CACI 4108 Failure of Seller’s Real Estate Broker to Conduct Reasonable Inspection—Essential Factual Elements (Civ. Code, § 2079)

California Civil Jury Instructions CACI

4108 Failure of Seller’s Real Estate Broker to Conduct Reasonable Inspection—Essential Factual Elements (Civ. Code, § 2079)

[Name of defendant], as the real estate [broker/salesperson] for [name of seller], must conduct a reasonably competent and diligent visual inspection of the property offered for sale. Before the sale, [name of defendant] must then disclose to [name of plaintiff], the buyer, all facts that materially affect the value or desirability of the property that the investigation revealed or should have revealed.

[Name of plaintiff] claims that [he/she/nonbinary pronoun/it] was harmed by [name of defendant]’s breach of this duty. To establish this claim, [name of plaintiff] must prove all of the following:

1.That [name of defendant] was [name of seller]’s real estate [broker/salesperson];

2.That [name of defendant] acted on [name of seller]’s behalf for purposes of [insert description of transaction, e.g., “selling a residential property”];

3.That [name of defendant] failed to conduct a reasonably competent and diligent visual inspectionof the property;

4.That before the sale, [name of defendant] failed to disclose to [name of plaintiff] all facts that materially affected the value or desirability of the property that such an inspection would have revealed;

5.That [name of plaintiff] was harmed; and

6.That [name of defendant]’s conduct was a substantial factor in causing [name of plaintiff]’s harm.

Directions for Use

Give this instruction if the seller’s real estate broker or salesperson did not conduct a visual inspection of the property and make disclosures to the buyer as required by Civil Code section 2079(a). For an instruction on the fiduciary duty of a real estate broker to the broker’s own client, see CACI No. 4107, Duty of Disclosure of Real Estate Broker to Client.

The duty created by Civil Code section 2079 is not a fiduciary duty; it is strictly a limited duty created by statute. (See Michel v. Moore & Associates, Inc. (2007) 156 Cal.App.4th 756, 762 [67 Cal.Rptr.3d 797].)

Sources and Authority

Statutory Duties of Seller’s Real Estate Broker. Civil Code section 2079(a).

Scope of Required Inspection. Civil Code section 2079.3.

“Section 2079 requires sellers’ real estate brokers, and their cooperating brokers, to conduct a ‘reasonably competent and diligent visual inspection of the property,’ and to disclose all material facts such an investigation would reveal to a prospective buyer.” (Field v. Century 21 Klowden-Forness Realty (1998) 63 Cal.App.4th 18, 23 [73 Cal.Rptr.2d 784], footnote omitted.)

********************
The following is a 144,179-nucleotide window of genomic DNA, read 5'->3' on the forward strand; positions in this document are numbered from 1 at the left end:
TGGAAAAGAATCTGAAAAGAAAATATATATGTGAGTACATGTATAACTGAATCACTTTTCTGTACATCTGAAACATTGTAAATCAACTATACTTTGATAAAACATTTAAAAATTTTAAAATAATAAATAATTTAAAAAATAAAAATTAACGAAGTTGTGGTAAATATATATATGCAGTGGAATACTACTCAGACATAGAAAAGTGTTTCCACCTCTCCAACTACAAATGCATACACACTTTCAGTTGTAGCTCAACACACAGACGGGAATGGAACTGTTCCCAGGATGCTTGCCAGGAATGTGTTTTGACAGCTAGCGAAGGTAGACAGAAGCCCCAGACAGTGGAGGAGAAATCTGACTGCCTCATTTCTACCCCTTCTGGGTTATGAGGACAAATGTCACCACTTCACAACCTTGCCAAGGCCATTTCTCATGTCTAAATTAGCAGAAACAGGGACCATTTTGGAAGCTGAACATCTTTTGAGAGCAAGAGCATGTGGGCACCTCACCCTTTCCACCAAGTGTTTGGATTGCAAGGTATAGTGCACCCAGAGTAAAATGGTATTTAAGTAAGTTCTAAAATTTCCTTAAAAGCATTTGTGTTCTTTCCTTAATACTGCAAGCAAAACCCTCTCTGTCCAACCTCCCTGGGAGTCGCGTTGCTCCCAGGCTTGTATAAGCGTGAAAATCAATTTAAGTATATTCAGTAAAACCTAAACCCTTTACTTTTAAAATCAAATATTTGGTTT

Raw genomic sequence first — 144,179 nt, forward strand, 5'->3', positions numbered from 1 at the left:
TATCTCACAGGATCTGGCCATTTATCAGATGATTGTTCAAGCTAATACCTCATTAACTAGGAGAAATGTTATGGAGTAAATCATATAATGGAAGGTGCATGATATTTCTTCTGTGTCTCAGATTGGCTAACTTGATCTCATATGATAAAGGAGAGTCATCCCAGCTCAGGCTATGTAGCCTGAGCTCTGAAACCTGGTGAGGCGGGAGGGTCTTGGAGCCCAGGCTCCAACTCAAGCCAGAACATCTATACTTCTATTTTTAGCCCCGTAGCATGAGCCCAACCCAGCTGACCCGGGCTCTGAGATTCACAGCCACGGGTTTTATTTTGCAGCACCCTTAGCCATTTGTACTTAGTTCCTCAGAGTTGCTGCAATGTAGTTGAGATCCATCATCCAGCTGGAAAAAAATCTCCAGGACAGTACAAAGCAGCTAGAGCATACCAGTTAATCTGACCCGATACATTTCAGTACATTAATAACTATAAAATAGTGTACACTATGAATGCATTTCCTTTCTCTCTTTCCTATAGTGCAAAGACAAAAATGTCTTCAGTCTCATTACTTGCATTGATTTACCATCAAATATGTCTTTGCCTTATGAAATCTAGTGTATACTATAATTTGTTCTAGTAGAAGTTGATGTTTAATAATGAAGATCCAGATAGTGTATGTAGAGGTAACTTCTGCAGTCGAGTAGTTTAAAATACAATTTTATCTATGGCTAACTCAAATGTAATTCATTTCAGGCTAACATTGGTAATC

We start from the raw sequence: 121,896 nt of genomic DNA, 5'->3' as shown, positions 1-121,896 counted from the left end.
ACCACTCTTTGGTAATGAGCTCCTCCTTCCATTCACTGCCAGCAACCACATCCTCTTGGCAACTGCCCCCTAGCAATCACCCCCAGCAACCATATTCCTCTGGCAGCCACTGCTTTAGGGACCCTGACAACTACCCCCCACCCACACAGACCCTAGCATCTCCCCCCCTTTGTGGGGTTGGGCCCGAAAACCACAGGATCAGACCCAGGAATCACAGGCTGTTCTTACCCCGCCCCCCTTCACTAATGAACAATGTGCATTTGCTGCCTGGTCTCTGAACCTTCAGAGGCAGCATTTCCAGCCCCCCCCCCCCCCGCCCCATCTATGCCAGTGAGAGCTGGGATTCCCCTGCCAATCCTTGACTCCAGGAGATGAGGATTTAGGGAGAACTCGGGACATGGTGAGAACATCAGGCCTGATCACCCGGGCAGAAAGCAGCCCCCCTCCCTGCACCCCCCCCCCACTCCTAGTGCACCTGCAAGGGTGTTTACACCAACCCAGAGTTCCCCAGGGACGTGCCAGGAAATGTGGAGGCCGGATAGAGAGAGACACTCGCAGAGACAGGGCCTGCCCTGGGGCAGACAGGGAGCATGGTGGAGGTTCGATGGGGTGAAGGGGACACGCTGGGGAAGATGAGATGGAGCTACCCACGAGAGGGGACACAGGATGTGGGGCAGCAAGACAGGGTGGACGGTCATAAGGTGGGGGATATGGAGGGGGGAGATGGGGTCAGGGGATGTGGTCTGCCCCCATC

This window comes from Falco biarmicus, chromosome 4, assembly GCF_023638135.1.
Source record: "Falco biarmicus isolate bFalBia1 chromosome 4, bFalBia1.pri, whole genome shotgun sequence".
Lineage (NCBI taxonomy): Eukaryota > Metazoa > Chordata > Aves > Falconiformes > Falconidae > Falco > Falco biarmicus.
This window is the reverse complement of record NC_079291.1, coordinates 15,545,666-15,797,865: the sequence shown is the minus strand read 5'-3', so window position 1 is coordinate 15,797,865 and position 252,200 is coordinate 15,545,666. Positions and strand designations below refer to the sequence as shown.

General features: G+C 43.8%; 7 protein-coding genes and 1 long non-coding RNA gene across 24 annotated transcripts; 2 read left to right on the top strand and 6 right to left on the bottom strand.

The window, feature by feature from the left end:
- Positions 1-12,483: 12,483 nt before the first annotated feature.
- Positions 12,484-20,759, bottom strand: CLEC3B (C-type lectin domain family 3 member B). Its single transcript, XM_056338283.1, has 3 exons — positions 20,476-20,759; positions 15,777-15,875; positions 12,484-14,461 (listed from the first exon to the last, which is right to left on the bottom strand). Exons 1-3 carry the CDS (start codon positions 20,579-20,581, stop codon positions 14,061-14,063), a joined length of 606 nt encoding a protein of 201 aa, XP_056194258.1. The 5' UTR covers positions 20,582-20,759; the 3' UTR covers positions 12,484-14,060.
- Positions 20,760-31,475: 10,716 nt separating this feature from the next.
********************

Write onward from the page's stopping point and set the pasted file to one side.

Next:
“Section 2079 was enacted to codify and focus the holding in Easton v. Strassburger, supra, 152 Cal. App. 3d 90. In Easton, the court recognized that case law imposed a duty on sellers’ brokers to disclose material facts actually known to the broker. Easton expanded the holdings of former decisions to include a requirement that sellers’ brokers must diligently inspect residential property and disclose material facts they obtain from that investigation. Further, the case held sellers’ brokers are chargeable with knowledge they should have known had they conducted an adequate investigation.” (Field, supra, 63 Cal.App.4th at p. 24, original italics.)

“Section 2079 statutorily limits the duty of inspection recognized in Easton to one requiring only a visual inspection. Further, the statutory scheme expressly states a selling broker has no obligation to purchasers to investigate public records or permits pertaining to title or use of the property.” (Field, supra, 63 Cal.App.4th at p. 24, original italics; see Civ. Code, § 2079.3.)

“The statutory duties owed by sellers’ brokers under section 2079 are separate and independent of the duties owed by brokers to their own clients who are buyers.” (William L. Lyon & Associates, Inc. v. Superior Court (2012) 204 Cal.App.4th 1294, 1305 [139 Cal.Rptr.3d 670].)

“In accordance with the clear and unambiguous language of section 2079, the inspection and disclosure duties of residential real estate brokers and their agents apply exclusively to prospective buyers, and not to other persons who are not parties to the real estate transaction. Only a transferee, that is, the ultimate purchaser, can recover from a broker or agent for breach of these duties.” (Coldwell Banker Residential Brokerage Co. v. Superior Court (2004) 117 Cal.App.4th 158, 165 [11 Cal.Rptr.3d 564].)

“[W]e are not persuaded by Defendants’ reliance on Civil Code section 2079. Although we agree that that statute sets forth some of the duties of a real estate broker, it is not the only source of a broker’s duties. ‘Real estate brokers are subject to two sets of duties: those imposed by regulatory statutes, and those arising from the general law of agency.’ ” (Ryan v. Real Estate of the Pacific, Inc. (2019) 32 Cal.App.5th 637, 646 [244 Cal.Rptr.3d 129].)

Secondary Sources

3 Witkin, Summary of California Law (11th ed. 2017) Agency and Employment, § 174
Greenwald et al., California Practice Guide: Real Property Transactions, Ch. 2-C, Broker’s Relationship And Obligations To Principal And Third Parties, ¶ 2:173 et seq. (The Rutter Group)
3 California Real Estate Law and Practice, Ch. 63, Duties and Liabilities of Brokers, § 63.20 (Matthew Bender)
10 California Forms of Pleading and Practice, Ch. 103, Brokers, § 103.31 et seq. (Matthew Bender)
2A California Points and Authorities, Ch. 31, Brokers and Salespersons, § 31.142 et seq. (Matthew Bender)
9 California Legal Forms, Ch. 23, Real Property Sales Agreements, § 23.20 (Matthew Bender)
Miller & Starr, California Real Estate 4th, § 1:41 (Thomson Reuters)